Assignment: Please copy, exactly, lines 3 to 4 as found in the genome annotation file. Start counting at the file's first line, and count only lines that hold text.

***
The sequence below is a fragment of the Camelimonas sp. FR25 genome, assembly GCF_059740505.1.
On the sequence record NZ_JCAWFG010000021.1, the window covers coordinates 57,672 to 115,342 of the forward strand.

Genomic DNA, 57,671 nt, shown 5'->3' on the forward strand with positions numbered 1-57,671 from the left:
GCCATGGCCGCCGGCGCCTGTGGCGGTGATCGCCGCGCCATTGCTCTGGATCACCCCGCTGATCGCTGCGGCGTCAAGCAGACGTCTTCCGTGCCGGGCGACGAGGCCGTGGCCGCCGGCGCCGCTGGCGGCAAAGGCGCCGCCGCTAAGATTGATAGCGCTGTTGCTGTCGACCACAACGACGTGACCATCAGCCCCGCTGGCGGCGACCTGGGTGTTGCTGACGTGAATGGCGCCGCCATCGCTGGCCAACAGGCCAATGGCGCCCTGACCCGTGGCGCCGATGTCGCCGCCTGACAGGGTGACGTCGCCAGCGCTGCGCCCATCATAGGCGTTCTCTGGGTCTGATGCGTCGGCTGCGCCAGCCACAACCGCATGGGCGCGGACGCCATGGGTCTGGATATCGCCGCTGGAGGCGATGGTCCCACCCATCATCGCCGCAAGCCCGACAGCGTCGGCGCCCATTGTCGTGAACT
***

Genomic DNA, 57,671 nt, shown 5'->3' on the forward strand with positions numbered 1-57,671 from the left:
GCCATGGCCGCCGGCGCCTGTGGCGGTGATCGCCGCGCCATTGCTCTGGATCACCCCGCTGATCGCTGCGGCGTCAAGCAGACGTCTTCCGTGCCGGGCGACGAGGCCGTGGCCGCCGGCGCCGCTGGCGGCAAAGGCGCCGCCGCTAAGATTGATAGCGCTGTTGCTGTCGACCACAACGACGTGACCATCAGCCCCGCTGGCGGCGACCTGGGTGTTGCTGACGTGAATGGCGCCGCCATCGCTGGCCAACAGGCCAATGGCGCCCTGACCCGTGGCGCCGATGTCGCCGCCTGACAGGGTGACGTCGCCAGCGCTGCGCCCATCATAGGCGTTCTCTGGGTCTGATGCGTCGGCTGCGCCAGCCACAACCGCATGGGCGCGGACGCCATGGGTCTGGATATCGCCGCTGGAGGCGATGGTCCCACCCATCATCGCCGCAAGCCCGACAGCGTCGGCGCCCATTGTCGTGAACT